Our Crew

Question: Can eleven Type A personalities get along for fifteen days? Answer: Yes, if they’re riding bikes and being taken care of by Pampa Adventures.

The Dakar Chasers

1. Jim Hyde, Rawhyde Adventures.  Jim was the Organizer, Expedition Leader, Protector and Main Cheerleader of our group.  ( ) Saved my ass more than once, but that can be said for most of my fellow Dakar Chasers

2. & 3.  Tom and Ken Petrillo. Tom and Ken hung together like brothers should.  Tom’s my hero, being an auto parts magnate, as he’s owned and sold more great cars than I’ve ever seen. Ken’s my hero as well, not because he owns his insurance agency, but because he ‘s like rated #1 in some AMA motocross series.  Very studly dirt rider.  Also saved my bacon more than once.

4. Kent Clausen, hotel developer from the Big Sky Country (or somewhere out there…)  I think of him as Gentle Kent, being an X Football player.   Didn’t take any knocks on the head as he’s a very, very sharp hotelier.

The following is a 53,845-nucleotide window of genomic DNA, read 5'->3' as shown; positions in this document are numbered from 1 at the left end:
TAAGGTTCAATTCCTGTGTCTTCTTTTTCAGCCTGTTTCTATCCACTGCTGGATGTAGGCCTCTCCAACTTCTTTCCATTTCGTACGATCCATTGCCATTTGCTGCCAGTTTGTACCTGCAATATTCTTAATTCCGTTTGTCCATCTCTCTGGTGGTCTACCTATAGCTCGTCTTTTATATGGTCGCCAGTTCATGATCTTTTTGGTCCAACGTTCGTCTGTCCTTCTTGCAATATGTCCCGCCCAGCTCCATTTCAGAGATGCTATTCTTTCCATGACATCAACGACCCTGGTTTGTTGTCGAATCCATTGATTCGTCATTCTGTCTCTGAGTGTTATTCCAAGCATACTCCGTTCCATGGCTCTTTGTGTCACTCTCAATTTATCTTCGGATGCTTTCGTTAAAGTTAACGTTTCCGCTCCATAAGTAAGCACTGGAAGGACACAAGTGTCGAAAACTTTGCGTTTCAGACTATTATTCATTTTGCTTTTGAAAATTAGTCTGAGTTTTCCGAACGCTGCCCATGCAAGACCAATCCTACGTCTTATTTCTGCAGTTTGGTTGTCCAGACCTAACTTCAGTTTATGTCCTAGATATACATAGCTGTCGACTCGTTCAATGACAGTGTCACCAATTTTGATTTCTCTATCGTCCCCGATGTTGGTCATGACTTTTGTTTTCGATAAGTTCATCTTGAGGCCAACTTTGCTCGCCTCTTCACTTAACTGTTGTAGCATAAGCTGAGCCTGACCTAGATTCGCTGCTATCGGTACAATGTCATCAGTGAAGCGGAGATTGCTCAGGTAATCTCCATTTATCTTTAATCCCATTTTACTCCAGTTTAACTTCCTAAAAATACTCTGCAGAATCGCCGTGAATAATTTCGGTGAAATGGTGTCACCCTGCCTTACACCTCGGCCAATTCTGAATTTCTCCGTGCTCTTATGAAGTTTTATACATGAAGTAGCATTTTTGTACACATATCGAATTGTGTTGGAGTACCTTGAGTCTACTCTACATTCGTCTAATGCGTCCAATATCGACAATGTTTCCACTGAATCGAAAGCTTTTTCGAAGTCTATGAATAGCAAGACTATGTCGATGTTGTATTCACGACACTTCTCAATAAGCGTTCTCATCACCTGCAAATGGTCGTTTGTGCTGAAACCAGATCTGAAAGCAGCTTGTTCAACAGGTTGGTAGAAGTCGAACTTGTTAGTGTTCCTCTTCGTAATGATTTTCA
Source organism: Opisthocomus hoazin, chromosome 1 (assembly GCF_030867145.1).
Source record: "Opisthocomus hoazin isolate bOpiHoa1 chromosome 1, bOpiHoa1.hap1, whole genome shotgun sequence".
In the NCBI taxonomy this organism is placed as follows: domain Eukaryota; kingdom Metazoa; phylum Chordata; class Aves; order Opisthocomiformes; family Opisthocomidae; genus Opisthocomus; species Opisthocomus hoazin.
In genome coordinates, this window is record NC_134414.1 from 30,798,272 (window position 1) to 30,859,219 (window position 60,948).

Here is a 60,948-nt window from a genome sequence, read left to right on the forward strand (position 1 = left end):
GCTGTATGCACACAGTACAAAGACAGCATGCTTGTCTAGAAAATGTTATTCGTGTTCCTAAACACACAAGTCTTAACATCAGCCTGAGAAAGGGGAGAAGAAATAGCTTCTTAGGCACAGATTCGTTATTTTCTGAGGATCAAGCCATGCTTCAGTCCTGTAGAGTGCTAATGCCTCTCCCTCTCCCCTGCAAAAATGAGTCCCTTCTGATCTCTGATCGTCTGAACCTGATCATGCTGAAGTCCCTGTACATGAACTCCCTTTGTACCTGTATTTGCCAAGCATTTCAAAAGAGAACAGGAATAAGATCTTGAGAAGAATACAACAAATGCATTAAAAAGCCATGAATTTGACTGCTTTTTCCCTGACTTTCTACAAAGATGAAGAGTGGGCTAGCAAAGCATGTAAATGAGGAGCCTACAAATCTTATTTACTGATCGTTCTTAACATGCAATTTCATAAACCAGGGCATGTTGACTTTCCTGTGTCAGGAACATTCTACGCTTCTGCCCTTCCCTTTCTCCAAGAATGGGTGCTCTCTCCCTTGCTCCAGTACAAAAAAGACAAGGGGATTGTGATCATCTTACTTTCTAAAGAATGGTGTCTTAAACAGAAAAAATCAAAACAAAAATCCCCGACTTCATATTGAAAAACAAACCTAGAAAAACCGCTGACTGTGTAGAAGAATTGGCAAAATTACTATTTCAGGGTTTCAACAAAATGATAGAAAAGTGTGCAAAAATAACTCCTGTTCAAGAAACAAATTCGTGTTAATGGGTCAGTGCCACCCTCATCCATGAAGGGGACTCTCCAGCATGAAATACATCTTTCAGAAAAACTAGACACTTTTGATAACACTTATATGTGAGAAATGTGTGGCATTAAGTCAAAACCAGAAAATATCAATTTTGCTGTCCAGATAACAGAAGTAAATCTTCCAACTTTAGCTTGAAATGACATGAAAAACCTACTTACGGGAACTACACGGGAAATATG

5. Raphael Bertolus, Jim’s friend and LA high-end builder.   Raphael set the record for being stopped by the police. THREE times.   He claims it was my fault as the police were looking for me.

6. Charlie Walton, Las Vegas surgeon.  Charlie was my roommate for most of the trip and a fine one at that.  Then, he deserted me for someone else.  I’m heartbroken.

7. Chuck Brown, retired BART manager.  What more can I say, Chuck’s fast and a major babe magnet.  Does it get any better than that?

8. Jim McMichael, Reno investment banker.   Jim’s riding strategy was keep your head down and plow straight-ahead, no matter what.   Probably what’s made him a successful financier.

9. Bassel Fares, 747 pilot living out of his flight bag.  Basel joined us a little late but immediately got in the swing of things.  Always rode covered from head to foot in black.  I suspect he’s wanted somewhere…

10. Mark Smead, retired software developer.  Mark was totally prepared, had all the latest gadgets, and was always up for the next ride.  Did I mention he helped pick me up out of sand?

The Pampa Adventures Crew ( )